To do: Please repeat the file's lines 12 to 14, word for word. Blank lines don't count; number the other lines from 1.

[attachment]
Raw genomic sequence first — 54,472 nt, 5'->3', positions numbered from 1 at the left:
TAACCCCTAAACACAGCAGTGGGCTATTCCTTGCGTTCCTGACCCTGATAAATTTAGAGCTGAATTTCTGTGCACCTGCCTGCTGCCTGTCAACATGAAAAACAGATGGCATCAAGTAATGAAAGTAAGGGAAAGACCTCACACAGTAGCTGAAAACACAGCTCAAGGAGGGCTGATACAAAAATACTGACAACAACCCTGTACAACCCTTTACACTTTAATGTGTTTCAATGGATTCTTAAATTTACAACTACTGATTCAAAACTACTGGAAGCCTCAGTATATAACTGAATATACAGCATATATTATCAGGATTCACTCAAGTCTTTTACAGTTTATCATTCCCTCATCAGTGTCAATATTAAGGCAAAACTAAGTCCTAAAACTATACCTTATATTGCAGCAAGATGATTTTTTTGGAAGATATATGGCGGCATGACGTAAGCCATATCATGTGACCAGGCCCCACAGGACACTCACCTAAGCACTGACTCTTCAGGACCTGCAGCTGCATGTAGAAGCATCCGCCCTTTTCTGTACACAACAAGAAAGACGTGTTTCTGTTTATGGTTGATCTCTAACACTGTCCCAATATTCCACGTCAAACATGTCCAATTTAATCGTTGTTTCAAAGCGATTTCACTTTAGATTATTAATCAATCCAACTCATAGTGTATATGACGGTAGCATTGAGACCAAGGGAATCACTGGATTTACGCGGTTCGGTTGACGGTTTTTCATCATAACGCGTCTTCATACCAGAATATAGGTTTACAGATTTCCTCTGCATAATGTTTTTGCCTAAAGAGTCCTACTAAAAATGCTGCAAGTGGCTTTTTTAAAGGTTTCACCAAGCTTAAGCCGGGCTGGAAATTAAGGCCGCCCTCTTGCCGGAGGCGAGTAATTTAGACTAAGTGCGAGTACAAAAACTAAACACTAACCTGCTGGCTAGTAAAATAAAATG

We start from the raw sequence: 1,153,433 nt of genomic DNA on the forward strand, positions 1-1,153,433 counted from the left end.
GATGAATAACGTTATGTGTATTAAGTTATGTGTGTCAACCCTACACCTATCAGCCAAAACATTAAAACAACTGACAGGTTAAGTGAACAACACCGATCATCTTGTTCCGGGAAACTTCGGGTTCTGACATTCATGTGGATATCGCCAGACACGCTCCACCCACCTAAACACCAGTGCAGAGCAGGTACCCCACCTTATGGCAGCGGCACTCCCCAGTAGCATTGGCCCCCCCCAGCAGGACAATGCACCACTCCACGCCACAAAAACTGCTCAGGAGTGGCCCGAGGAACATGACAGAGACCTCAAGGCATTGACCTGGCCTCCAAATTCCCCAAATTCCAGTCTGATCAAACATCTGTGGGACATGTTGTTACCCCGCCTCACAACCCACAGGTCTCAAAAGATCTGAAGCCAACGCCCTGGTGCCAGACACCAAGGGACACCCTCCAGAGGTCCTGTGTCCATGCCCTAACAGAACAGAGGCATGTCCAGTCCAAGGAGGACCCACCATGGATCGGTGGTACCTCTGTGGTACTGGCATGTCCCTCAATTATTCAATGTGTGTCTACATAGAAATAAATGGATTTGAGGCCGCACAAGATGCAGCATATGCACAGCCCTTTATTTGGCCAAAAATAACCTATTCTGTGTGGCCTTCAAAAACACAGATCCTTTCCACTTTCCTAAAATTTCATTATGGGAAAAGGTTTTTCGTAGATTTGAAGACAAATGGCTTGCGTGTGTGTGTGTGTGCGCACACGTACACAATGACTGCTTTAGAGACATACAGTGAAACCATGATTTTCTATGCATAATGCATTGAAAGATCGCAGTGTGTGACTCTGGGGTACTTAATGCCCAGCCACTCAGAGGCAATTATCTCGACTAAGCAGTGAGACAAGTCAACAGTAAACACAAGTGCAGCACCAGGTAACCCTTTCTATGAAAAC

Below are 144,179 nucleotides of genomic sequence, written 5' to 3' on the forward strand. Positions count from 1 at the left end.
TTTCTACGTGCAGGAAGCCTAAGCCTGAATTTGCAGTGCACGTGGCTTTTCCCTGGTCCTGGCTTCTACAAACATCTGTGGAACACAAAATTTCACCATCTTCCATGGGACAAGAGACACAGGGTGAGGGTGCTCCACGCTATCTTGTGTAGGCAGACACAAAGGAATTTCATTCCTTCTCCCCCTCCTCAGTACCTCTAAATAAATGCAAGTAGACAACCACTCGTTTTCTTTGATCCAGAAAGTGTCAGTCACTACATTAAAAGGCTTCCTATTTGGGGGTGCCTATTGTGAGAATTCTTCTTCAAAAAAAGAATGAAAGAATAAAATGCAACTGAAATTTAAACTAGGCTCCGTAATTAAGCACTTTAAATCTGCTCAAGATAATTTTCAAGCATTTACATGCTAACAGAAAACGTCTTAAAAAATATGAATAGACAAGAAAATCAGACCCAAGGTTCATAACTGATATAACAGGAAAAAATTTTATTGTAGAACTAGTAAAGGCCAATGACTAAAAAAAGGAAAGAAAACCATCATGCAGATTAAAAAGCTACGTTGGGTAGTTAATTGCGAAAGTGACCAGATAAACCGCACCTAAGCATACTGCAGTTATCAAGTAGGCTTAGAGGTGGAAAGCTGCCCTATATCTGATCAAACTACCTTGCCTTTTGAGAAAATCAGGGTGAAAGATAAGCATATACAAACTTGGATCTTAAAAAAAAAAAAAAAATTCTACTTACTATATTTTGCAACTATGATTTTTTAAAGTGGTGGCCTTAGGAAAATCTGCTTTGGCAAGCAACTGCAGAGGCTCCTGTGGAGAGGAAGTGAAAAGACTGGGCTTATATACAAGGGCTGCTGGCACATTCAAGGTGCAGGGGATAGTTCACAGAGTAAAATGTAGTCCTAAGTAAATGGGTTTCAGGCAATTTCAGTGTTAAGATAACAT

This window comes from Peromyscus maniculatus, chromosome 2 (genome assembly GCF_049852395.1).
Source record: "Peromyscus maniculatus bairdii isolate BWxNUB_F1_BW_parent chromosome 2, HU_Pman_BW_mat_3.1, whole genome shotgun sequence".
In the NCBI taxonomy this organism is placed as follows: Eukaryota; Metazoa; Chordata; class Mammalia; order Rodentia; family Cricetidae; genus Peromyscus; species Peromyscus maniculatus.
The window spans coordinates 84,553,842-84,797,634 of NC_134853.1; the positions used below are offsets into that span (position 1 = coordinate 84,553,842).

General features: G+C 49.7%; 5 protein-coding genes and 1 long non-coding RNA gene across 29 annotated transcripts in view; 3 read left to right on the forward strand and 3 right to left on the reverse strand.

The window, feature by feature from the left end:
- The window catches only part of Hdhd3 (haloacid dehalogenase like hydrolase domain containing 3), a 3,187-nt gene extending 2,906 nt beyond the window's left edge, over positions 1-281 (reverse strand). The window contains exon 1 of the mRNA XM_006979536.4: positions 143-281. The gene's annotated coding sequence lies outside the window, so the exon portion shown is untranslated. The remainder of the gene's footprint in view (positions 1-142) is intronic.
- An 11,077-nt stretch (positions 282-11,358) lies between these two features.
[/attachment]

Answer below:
The window, feature by feature from the left end:
- The window catches only part of Hdhd3 (haloacid dehalogenase like hydrolase domain containing 3), a 3,187-nt gene extending 2,906 nt beyond the window's left edge, over positions 1-281 (reverse strand). The window contains exon 1 of the mRNA XM_006979536.4: positions 143-281. The gene's annotated coding sequence lies outside the window, so the exon portion shown is untranslated. The remainder of the gene's footprint in view (positions 1-142) is intronic.
- An 11,077-nt stretch (positions 282-11,358) lies between these two features.